Therefore the latest round of spewing surrogate fire from the Dragon’s den, was expectedly carried out by Global Times, in particular. The recent Dokalam standoff has manifested in six thousand soldiers from the two nuclear-armed countries, staring down each other in an dangerous portent – ably aided by ‘cover-fire’ from Global Times that insists that India be taught a, “bitter lesson” and suggesting “New Delhi's regional hegemony is swelling to a tipping point.
The country has to pay for its provocations”. The controlled Chinese media is effectively voicing the shriller and more war-trumpeting messages for both internal and external constituencies, to flank the diplomatically measured tones emanating from the governmental sources that lacks the populist bite. Specific counter-fire from India is retaliated via the Chinese media that states, “Indian Army Chief General Bipin Rawat previously said that India was ready for a two-and-a-half front war (Pakistan, China and against internal extremists), and China responded by suggesting India "not forget history lessons," referring to the 1962 border conflict in which China won an overwhelming victory. India's Defense Minister Arun Jaitley then remarked that India is not what it was in 1962, and China responded by saying neither was China”.
This unwarranted media tonality offers the invaluable option of official deniability, whilst, upping the ante in the lead-up to any issue. This has repeatedly occurred on Chinese twitch-spots like Hong Kong, Taiwan, Japan, South China Sea conflicts or sending messages to the West, and in particular to the US. Behind the curtains of an ostensibly independent brand identity, Global Times has the genealogical link to the stuffy and turgid mouthpiece of the Chinese Communist Party, People’s Daily – however, it has been ‘allowed’ and ‘encouraged’ to own a very bellicose voice, as compared to its parent body to do the Chinese state’s bidding in a more effective manner.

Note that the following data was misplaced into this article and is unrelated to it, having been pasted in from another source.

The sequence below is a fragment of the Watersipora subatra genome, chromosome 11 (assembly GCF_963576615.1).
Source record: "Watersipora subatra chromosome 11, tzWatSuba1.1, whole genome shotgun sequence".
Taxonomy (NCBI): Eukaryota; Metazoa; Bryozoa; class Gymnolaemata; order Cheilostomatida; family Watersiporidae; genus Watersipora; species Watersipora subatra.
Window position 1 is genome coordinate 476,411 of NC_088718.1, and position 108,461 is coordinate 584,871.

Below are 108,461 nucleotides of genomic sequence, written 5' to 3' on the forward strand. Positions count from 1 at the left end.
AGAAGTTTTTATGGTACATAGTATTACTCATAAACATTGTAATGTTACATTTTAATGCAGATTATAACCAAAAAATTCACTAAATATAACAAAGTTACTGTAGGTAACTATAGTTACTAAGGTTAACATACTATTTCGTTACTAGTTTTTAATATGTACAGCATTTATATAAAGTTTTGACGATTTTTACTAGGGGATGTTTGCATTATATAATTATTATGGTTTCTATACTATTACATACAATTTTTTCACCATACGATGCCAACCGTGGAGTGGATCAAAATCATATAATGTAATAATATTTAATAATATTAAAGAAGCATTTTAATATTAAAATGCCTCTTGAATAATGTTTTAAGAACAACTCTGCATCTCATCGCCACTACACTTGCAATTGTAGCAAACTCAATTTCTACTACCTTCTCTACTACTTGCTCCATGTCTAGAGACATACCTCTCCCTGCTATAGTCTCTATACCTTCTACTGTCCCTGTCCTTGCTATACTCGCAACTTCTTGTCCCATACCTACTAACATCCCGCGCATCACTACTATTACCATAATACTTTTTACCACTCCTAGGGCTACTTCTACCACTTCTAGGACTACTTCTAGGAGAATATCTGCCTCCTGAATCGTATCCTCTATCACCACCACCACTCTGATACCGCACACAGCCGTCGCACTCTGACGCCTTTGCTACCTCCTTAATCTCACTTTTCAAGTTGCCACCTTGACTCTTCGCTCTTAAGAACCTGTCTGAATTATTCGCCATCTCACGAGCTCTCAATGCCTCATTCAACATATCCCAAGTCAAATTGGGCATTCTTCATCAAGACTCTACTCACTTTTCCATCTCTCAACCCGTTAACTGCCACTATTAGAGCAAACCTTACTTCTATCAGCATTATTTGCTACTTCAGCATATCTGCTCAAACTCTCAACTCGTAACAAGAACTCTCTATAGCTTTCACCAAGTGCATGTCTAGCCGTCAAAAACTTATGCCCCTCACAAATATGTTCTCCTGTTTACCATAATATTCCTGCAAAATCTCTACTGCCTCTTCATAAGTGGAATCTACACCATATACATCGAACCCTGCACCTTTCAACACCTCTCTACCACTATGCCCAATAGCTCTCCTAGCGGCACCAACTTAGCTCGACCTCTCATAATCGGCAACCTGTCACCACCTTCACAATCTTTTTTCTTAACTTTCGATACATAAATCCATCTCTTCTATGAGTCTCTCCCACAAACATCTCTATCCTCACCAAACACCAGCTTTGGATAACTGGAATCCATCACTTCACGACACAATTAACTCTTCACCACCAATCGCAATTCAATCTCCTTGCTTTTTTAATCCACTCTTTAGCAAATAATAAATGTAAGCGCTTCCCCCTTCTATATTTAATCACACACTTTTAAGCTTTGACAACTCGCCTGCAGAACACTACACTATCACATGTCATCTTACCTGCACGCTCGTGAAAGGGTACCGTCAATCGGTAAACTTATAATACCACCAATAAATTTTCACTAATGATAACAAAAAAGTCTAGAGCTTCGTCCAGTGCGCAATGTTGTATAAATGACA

So, should the war-mongering editorials from China be taken seriously by India? Yes and No, Yes because beyond the bureaucratese, the real Chinese position, logics and rationales are subsumed in between the fiery editorial lines – and No, because the text seeks to posture a lot more than the real official intent. China has undeniable expansionist tendencies and it rarely shies away from playing realpolitik - from Hafiz Saeed, NSG, permanent UNSC seat to Doklam, it runs with the hare and hunts with the hound.
Henry Kissinger the cold-war warrior and long term China observer noted presciently on China, “The art of crisis management is to raise the stakes to where the adversary will not follow, but in a manner that avoids a tit for tat” – it is here that we need Bhutan to effectively call the Chinese bluff, and unambiguously puncture suggestions of an Indian vassal-state, as suggested in Chinese editorials, “India controls Bhutan's defense and diplomacy, seriously violating Bhutan's sovereignty and national interests”.
Like in the South China Seas, the restive South Asian neighbourhood needs to offer a consolidated position against the Chinese instincts and double-speak. While a military stand-down from Doklam is not at all an option for India, neither should an escalation to a warlike situation, be the only other option. Doklam has long-term strategic import for India and Bhutan, as indeed all other countries in the region.
(Lt. General Bhopinder Singh (Retired) is former Lt Governor of Andaman and Nicobar Islands & Puducherry)